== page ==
22
Aug
09

a carved out hole here for me

At the Sandoval County Dump yesterday, I was moved to tears.

Why at the dump?

And so this personal space begins with beginning to answer that question – why am I so touched at the dump?

Three things to start:

1).  I had not been able to drive “in the dirt” at the dump in a number of years, and now they have this whole new area available to the public, up the dirt road hill to the 3rd power pole: “Green Waste” “Metal Waste” “Wood Waste” (those last two might not be the official nomikers). My spouse has been there lots, he told me this morning (i’ve been going to the Eagle Rock facility these last coupla years and have missed the switchover). He loves to go scrounging there.  I like the fact that there’s a place to drive on the pink sandy dirt and a place where we ARE ALLOWED to scrounge. My spouse has scrounged us great stuff at the dump over the years. And many a time he was told “put it back.”  A dump is a receptacle for all that we produce and then DISCARD. A place of redemption, potential redemption at any rate.

2).  The area around the dump is no longer “just the wild mesa.” There are many many houses and businesses out there along Idalia Road in Rio Rancho, on what, ten years ago, was rolling ‘established’ dunes – the geographical feature that runs all up and down this particular north-south ribbon between Rio Puerco on the west and Rio Grande on the east. If I can apply what I’ve learned about dunes teaching at NMMNHS’s Young Explorers camp, the prevailing westerly winds have piled the loose, plentiful topsoil/sediment from the Rio Puerco into the banks of dunes all along the intermediary volcanic easement that stretches north and south in between the faults. eh – sorry that’s probably hard to follow. If you could see my hands moving with the explanation which I rely on usually, maybe it’d be clearer! The places where the layers of rock have dropped down or shifted up are the places that catch the sand deposited by the wind. And we have a few of those places, or faults, that run on either side of our Rio Grande valley, that originally made our river flow here.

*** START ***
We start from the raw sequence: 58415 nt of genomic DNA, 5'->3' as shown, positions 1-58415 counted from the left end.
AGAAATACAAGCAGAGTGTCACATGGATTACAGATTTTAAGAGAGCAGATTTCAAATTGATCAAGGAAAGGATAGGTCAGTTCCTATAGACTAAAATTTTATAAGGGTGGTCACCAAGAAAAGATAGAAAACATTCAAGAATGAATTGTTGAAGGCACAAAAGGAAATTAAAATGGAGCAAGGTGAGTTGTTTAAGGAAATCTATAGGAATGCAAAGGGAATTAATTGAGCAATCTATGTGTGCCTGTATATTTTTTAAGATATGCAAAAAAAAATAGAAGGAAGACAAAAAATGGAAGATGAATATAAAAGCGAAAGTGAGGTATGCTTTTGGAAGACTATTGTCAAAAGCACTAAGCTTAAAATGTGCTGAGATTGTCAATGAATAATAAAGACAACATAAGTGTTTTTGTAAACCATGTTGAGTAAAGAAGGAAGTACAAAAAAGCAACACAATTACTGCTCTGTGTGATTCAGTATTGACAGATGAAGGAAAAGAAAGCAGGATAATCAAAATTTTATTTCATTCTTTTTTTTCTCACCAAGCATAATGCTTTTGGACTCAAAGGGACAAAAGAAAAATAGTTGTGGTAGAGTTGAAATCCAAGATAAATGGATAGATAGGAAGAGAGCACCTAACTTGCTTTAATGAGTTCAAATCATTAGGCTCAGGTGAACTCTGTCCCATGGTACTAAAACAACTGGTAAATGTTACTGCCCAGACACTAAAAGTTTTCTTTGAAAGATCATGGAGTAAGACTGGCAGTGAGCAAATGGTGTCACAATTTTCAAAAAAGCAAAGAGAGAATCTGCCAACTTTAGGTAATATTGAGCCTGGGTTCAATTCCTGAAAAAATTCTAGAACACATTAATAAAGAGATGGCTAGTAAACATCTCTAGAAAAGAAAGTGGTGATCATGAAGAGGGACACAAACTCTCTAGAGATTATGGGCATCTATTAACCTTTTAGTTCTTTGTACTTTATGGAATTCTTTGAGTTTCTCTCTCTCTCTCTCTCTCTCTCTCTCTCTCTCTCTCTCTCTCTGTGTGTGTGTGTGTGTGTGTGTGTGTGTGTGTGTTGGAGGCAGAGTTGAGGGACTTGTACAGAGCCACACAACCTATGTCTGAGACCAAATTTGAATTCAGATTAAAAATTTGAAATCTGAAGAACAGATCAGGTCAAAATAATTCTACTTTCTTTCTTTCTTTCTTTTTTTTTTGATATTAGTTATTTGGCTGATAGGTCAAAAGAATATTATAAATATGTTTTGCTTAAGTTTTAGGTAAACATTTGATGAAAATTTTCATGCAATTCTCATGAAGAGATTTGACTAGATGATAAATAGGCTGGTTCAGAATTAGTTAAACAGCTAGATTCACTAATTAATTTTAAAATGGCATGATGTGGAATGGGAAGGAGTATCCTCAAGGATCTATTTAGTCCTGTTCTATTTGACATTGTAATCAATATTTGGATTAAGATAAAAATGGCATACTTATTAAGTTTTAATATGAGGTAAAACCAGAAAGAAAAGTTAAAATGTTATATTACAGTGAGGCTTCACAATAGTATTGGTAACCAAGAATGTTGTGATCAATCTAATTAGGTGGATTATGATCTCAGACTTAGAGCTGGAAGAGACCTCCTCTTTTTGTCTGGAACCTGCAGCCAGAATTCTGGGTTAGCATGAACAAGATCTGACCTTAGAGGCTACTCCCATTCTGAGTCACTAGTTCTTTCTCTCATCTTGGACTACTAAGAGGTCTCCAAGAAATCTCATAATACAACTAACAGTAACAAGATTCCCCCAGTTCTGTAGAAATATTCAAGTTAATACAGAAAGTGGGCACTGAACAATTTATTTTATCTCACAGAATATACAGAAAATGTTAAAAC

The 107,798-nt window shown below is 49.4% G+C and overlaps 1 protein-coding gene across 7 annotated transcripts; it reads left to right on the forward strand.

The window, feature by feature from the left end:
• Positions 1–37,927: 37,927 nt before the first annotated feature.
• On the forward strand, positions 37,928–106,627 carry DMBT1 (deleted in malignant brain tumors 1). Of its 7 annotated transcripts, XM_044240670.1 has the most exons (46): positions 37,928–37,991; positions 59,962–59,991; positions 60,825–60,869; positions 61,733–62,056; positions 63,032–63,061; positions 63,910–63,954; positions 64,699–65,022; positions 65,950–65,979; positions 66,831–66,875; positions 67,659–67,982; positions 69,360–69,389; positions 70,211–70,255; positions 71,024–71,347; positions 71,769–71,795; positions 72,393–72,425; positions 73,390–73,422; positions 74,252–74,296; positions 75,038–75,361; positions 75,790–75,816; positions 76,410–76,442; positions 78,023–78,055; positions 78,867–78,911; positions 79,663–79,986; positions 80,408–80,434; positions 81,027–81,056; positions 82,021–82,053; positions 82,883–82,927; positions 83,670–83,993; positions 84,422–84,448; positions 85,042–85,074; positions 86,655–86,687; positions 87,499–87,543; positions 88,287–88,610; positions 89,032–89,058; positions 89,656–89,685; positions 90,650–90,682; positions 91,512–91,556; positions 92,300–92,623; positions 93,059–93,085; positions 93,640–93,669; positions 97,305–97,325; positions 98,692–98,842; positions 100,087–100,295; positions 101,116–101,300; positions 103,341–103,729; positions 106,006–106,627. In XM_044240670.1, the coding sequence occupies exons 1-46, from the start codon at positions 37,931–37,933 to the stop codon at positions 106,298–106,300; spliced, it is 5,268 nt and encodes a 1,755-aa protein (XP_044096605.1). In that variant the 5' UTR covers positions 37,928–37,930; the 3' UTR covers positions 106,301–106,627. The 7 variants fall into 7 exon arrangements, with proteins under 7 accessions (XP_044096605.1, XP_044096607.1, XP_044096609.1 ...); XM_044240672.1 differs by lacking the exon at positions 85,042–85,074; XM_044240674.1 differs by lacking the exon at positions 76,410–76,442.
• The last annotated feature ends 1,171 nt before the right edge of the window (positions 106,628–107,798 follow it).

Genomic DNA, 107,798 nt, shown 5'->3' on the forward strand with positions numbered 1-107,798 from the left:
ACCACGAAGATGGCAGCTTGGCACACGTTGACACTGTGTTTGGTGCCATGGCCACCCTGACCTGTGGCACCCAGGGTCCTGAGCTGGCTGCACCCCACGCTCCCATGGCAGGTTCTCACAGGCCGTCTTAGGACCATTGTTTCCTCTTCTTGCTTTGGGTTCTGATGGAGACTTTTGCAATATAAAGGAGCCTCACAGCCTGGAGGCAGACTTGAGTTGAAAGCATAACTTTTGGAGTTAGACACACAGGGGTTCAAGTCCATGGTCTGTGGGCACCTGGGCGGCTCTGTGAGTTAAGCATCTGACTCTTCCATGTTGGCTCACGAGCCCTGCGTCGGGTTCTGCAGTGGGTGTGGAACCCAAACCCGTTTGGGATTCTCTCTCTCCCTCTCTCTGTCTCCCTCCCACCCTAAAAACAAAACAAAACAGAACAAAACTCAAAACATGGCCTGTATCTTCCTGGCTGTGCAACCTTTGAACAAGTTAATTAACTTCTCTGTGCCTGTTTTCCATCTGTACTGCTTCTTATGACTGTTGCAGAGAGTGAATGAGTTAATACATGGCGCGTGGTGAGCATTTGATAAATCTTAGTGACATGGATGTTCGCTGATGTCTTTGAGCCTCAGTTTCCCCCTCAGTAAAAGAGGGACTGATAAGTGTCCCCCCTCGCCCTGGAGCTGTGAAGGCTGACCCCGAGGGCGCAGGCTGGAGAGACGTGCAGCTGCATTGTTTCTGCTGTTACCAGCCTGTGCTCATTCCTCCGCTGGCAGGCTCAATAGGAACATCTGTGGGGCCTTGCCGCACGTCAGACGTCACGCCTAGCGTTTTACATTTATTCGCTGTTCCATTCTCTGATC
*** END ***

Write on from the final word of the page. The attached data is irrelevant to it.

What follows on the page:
I have been to this dump throughout my life  – memories fill that space for me –  end of days of clean-up – wide views of the western horizon – mingling time with my compadres and comadres in the satisfaction of end of work.

3). Recently read Luis Urrea’s Into the Beautiful North. The place the book centers on in 2nd quarter (and for too little time in the book, in mi opinion) is a dompe outside of Tijuana. Amazing family domiciles established at that dump in the book. It was a poignant read for me documenting the economic, social, political, community reality that surrounds me.

As my family used to say when I was little, ‘Old Méjico, and Nuevo Méjico.’  And now I say, Qué lindo es Méjico.

Adiós – hasta pronto.

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2 Responses to “a carved out hole here for me”


  1. March 15, 2010 at 2:47 pm

    I know this was an old post of yours, but it is heartful and direct. Truth coming out and I can read it within the prose and between the lines. I must get the book you read and see if I can integrate into my classes. “Wide views of the western horizon,” with your friends, working…really good.


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